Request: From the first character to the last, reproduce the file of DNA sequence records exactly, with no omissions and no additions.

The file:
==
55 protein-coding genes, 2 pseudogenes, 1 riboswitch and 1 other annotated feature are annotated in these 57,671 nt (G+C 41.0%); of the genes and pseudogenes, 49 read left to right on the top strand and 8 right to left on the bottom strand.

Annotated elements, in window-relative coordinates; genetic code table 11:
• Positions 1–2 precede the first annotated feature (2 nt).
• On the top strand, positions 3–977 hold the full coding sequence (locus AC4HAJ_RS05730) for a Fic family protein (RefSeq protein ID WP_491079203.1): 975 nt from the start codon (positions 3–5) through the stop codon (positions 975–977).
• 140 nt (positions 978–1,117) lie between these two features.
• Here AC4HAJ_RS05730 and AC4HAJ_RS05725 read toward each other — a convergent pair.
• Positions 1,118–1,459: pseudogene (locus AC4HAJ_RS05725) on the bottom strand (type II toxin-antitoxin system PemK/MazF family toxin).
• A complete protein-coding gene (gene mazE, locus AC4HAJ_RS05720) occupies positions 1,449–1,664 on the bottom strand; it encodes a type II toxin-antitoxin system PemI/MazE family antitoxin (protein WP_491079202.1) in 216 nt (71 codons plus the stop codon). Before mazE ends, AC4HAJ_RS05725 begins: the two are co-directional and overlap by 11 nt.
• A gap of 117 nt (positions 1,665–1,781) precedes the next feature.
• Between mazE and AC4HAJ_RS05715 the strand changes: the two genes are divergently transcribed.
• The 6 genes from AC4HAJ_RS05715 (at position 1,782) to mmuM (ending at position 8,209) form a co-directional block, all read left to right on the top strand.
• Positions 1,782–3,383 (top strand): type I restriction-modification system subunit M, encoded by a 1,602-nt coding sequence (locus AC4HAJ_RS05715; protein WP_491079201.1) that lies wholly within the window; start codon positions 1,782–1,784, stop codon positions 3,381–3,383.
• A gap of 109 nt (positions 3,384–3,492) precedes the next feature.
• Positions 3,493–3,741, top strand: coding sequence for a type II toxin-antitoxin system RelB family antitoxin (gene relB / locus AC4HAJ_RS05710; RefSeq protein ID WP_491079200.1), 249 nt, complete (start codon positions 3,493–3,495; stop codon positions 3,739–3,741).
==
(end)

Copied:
55 protein-coding genes, 2 pseudogenes, 1 riboswitch and 1 other annotated feature are annotated in these 57,671 nt (G+C 41.0%); of the genes and pseudogenes, 49 read left to right on the top strand and 8 right to left on the bottom strand.

Annotated elements, in window-relative coordinates; genetic code table 11:
• Positions 1–2 precede the first annotated feature (2 nt).
• On the top strand, positions 3–977 hold the full coding sequence (locus AC4HAJ_RS05730) for a Fic family protein (RefSeq protein ID WP_491079203.1): 975 nt from the start codon (positions 3–5) through the stop codon (positions 975–977).
• 140 nt (positions 978–1,117) lie between these two features.
• Here AC4HAJ_RS05730 and AC4HAJ_RS05725 read toward each other — a convergent pair.
• Positions 1,118–1,459: pseudogene (locus AC4HAJ_RS05725) on the bottom strand (type II toxin-antitoxin system PemK/MazF family toxin).
• A complete protein-coding gene (gene mazE, locus AC4HAJ_RS05720) occupies positions 1,449–1,664 on the bottom strand; it encodes a type II toxin-antitoxin system PemI/MazE family antitoxin (protein WP_491079202.1) in 216 nt (71 codons plus the stop codon). Before mazE ends, AC4HAJ_RS05725 begins: the two are co-directional and overlap by 11 nt.
• A gap of 117 nt (positions 1,665–1,781) precedes the next feature.
• Between mazE and AC4HAJ_RS05715 the strand changes: the two genes are divergently transcribed.
• The 6 genes from AC4HAJ_RS05715 (at position 1,782) to mmuM (ending at position 8,209) form a co-directional block, all read left to right on the top strand.
• Positions 1,782–3,383 (top strand): type I restriction-modification system subunit M, encoded by a 1,602-nt coding sequence (locus AC4HAJ_RS05715; protein WP_491079201.1) that lies wholly within the window; start codon positions 1,782–1,784, stop codon positions 3,381–3,383.
• A gap of 109 nt (positions 3,384–3,492) precedes the next feature.
• Positions 3,493–3,741, top strand: coding sequence for a type II toxin-antitoxin system RelB family antitoxin (gene relB / locus AC4HAJ_RS05710; RefSeq protein ID WP_491079200.1), 249 nt, complete (start codon positions 3,493–3,495; stop codon positions 3,739–3,741).